1. Cell Biology
  2. Developmental Biology
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Specific polar subpopulations of astral microtubules control spindle orientation and symmetric neural stem cell division

  1. Felipe Mora-Bermúdez
  2. Fumio Matsuzaki
  3. Wieland B Huttner  Is a corresponding author
  1. Max Planck Institute of Molecular Cell Biology and Genetics, Germany
  2. RIKEN Center for Developmental Biology, Japan
Research Article
  • Cited 32
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Cite this article as: eLife 2014;3:e02875 doi: 10.7554/eLife.02875

Abstract

Mitotic spindle orientation is crucial for symmetric vs. asymmetric cell division and depends on astral microtubules. Here, we show that distinct subpopulations of astral microtubules exist, which have differential functions in regulating spindle orientation and division symmetry. Specifically, in polarized stem cells of developing mouse neocortex, astral microtubules reaching the apical and basal cell cortex, but not those reaching the central cell cortex, are more abundant in symmetrically than asymmetrically dividing cells and reduce spindle orientation variability. This promotes symmetric divisions by maintaining an apico-basal cleavage plane. The greater abundance of apical/basal astrals depends on a higher concentration, at the basal cell cortex, of LGN, a known spindle-cell cortex linker. Furthermore, newly developed specific microtubule perturbations that selectively decrease apical/basal astrals recapitulate the symmetric-to-asymmetric division switch and suffice to increase neurogenesis, in vivo. Thus, our study identifies a novel link between cell polarity, astral microtubules and spindle orientation in morphogenesis.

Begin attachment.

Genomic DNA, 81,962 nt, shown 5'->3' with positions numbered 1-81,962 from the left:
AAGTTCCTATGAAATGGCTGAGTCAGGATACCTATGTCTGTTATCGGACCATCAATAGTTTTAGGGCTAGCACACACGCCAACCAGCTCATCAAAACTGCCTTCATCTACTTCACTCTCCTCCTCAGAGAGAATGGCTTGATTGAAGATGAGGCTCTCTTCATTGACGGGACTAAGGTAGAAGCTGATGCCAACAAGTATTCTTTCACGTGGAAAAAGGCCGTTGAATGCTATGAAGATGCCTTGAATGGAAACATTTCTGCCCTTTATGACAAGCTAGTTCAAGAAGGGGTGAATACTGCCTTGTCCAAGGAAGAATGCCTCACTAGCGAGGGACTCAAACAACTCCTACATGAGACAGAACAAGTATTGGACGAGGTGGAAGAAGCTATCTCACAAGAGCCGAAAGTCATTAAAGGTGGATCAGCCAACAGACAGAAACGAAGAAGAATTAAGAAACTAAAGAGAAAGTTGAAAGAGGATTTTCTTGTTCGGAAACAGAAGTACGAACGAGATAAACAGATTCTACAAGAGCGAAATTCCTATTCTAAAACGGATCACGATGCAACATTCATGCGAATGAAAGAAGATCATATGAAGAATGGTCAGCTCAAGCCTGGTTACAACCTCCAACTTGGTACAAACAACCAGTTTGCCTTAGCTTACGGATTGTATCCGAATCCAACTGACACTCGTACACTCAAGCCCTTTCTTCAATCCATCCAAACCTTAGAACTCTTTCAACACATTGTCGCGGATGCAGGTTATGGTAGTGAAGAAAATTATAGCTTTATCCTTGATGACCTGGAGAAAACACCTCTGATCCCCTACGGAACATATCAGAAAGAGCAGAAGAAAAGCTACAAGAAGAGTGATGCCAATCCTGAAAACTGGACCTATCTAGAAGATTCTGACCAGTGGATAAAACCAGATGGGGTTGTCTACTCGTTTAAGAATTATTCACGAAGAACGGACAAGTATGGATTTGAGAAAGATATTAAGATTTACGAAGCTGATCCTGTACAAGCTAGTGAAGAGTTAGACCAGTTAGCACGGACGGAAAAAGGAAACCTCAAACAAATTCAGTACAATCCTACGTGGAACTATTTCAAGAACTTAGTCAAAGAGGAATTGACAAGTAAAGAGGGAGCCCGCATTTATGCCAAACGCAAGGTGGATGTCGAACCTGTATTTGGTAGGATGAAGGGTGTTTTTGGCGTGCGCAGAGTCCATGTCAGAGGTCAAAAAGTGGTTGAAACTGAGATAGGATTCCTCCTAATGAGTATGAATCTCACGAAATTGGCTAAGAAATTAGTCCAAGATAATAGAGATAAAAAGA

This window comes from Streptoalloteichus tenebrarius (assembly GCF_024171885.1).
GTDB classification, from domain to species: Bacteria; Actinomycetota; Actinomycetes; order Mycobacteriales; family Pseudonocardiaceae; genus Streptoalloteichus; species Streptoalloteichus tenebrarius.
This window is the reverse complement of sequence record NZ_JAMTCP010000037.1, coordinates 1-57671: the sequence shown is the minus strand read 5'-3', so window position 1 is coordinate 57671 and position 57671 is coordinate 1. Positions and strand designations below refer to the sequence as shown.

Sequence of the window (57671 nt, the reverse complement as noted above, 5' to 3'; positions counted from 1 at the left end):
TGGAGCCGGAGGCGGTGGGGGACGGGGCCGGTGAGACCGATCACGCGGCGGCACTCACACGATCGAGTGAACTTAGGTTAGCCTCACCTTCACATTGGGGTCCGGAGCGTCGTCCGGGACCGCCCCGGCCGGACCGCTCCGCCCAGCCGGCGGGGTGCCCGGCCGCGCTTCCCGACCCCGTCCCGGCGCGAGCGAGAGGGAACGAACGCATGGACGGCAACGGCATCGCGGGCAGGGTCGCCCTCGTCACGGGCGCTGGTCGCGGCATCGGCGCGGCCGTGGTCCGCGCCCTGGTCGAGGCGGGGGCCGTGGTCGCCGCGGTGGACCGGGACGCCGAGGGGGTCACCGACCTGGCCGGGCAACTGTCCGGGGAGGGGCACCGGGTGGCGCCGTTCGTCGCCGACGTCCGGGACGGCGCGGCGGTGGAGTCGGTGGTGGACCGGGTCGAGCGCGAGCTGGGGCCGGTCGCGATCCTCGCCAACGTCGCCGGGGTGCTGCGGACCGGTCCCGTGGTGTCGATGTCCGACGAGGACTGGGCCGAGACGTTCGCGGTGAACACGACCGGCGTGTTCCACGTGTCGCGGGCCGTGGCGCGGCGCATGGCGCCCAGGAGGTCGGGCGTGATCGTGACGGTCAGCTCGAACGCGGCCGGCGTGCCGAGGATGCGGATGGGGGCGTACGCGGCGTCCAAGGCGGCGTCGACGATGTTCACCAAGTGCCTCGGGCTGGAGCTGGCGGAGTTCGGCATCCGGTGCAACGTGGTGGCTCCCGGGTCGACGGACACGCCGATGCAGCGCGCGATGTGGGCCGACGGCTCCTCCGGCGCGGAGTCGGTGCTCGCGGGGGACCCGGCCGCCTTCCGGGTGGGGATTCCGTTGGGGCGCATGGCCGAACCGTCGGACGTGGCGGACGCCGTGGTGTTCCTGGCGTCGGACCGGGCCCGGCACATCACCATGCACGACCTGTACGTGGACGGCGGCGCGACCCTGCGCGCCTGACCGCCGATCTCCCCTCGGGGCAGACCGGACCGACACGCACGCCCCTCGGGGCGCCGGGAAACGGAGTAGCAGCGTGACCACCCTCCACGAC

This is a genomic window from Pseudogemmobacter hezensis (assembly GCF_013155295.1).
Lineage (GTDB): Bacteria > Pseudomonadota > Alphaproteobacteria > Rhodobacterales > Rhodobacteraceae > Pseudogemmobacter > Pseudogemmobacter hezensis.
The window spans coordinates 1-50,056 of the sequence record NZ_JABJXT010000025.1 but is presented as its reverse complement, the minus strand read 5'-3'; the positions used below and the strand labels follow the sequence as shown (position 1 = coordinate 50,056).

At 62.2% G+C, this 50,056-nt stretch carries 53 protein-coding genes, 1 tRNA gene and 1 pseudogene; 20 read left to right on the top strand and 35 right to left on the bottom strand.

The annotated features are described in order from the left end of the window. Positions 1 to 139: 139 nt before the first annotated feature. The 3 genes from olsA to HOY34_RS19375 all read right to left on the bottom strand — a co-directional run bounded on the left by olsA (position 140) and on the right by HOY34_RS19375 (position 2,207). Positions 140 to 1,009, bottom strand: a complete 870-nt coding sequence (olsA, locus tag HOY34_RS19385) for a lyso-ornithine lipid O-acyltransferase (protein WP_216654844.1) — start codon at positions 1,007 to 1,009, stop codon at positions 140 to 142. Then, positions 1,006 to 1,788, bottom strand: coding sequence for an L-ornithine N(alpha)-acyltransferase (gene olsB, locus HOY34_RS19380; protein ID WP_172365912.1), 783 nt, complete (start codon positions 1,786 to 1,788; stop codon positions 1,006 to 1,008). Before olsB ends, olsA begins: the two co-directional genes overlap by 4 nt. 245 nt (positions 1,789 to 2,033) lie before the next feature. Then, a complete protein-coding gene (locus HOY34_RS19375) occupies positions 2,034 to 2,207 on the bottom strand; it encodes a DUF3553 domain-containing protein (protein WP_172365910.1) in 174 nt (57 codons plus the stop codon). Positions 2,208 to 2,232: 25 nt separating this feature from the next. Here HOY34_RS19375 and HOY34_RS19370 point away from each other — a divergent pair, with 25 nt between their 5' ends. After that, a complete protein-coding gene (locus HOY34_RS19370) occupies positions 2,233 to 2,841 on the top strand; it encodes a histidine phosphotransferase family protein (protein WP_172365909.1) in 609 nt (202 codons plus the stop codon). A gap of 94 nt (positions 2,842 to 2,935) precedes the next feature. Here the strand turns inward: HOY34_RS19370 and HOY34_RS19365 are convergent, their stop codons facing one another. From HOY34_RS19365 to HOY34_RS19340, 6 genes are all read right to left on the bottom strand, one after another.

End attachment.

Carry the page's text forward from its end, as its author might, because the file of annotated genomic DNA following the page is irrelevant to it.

Article and author information

Author details

  1. Felipe Mora-Bermúdez

    Max Planck Institute of Molecular Cell Biology and Genetics, Dresden, Germany
    Competing interests
    The authors declare that no competing interests exist.
  2. Fumio Matsuzaki

    RIKEN Center for Developmental Biology, Kobe, Japan
    Competing interests
    The authors declare that no competing interests exist.
  3. Wieland B Huttner

    Max Planck Institute of Molecular Cell Biology and Genetics, Dresden, Germany
    For correspondence
    huttner@mpi-cbg.de
    Competing interests
    The authors declare that no competing interests exist.

Ethics

Animal experimentation: All animal studies were conducted in accordance with German animal welfare legislation, and the necessary licenses obtained from the regional Ethical Commission for Animal Experimentation of Dresden, Germany.

Reviewing Editor

  1. Freda Miller, The Hospital for Sick Children Research Institute, University of Toronto, Canada

Publication history

  1. Received: March 24, 2014
  2. Accepted: July 3, 2014
  3. Accepted Manuscript published: July 4, 2014 (version 1)
  4. Version of Record published: July 29, 2014 (version 2)

Copyright

© 2014, Mora-Bermúdez et al.

This article is distributed under the terms of the Creative Commons Attribution License permitting unrestricted use and redistribution provided that the original author and source are credited.

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